Thursday, 14 November, 2019

Boeing crisis dominates Paris Air Show 2019

Wreckage of an Ethiopia Airlines Boeing 737 Max The Boeing 737 MAX was grounded in March following a fatal Ethiopian Airlines crash
Ginger Lawrence | 18 June, 2019, 23:00

Analysts expect anything from 400 to 800 commercial aircraft orders and commitments at the show, compared with 959 at Farnborough previous year, though it can be hard to identify truly new business against firmed-up commitments and switched models.

International Airlines Group has signed a letter of intent with Boeing for 200 Boeing 737 aircraft to join its fleet.

Boeing is also battling to bring the world's largest twin-engined jet - the 777X - into service, hampered by problems with General Electric's new GE9X turbine engine.

Specifically, the aircraft manufacturer says its new offering will have a range of 4,700 nautical miles.

IAG is the parent company of Aer Lingus, British Airways, Iberia, Vueling and Level and flies more than 113 million passengers a year combined.

Investigations into what caused the crashes are still ongoing, but Boeing CEO Dennis Muilenburg has acknowledged that the jet's automatic flight control system played a role in both incidents.

The 737 MAX 8 is now grounded worldwide after Ethiopian Airlines Flight 302 crashed in March, killing all 157 people on board and drawing scrutiny to the new Boeing model's anti-stall system.

After the Ethiopian crash, Boeing's fleet of 737 MAX planes were grounded.

Accidental cat filter appears on Pakistan official's briefing
The original video has since disappeared from the regional government's official Facebook feed. Unfortunately, one spoilsport let the cat out of the bag, replying "Filter hata lo".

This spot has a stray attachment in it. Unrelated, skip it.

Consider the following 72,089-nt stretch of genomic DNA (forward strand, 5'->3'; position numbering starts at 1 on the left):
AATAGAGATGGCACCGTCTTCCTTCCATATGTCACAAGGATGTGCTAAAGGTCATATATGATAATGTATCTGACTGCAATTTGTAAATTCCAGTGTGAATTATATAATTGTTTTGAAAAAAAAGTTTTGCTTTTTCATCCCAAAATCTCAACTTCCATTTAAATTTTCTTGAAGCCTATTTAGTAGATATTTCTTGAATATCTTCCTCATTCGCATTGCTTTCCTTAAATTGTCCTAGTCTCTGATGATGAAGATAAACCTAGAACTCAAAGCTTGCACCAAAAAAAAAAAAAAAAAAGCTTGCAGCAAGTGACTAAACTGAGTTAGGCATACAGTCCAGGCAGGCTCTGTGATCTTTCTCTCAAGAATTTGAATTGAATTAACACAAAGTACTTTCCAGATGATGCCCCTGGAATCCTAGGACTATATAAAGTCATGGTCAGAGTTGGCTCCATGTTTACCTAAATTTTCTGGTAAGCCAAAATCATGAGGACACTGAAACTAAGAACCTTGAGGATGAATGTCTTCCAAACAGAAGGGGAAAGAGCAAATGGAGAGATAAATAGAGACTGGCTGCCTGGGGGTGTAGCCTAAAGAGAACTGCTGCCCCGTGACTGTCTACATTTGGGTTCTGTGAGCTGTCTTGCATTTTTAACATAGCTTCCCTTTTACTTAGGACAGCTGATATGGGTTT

If Boeing does change the Max's branding, it would be following a suggestion made two months ago by U.S. President Donald Trump, who tweeted that the company should "rebrand the plane with a new name".

A total of 346 people died when the Lion Air and Ethiopian Airlines planes went down shortly after take off. Still while flyers remain skittish - many say they'll avoid the airplane, at least short-term, after regulators clear it - most industry insiders say the airplane will be fine long-term.

At the same time, Boeing asserted that that name change is not a top priority.

The feature, called an angle of attack or AoA alert, warns pilots when sensors measuring the up-or-down pitch of the plane's nose relative to oncoming air might be wrong.

IAG expressed optimism that regulators will allow amended Max jets to fly again soon.

The aerospace industry's biggest annual event, which alternates with Britain's Farnborough Air Show, is traditionally a slugging match between Airbus and Boeing sales teams in the $150 billion a year commercial aircraft market.

Other Boeing executives also stressed the company's focus on safety and condolences to victims' families.

Right after the launch, Los Angeles-based Air Lease Corporation signed a letter of intent to buy 27 of the new Airbus planes.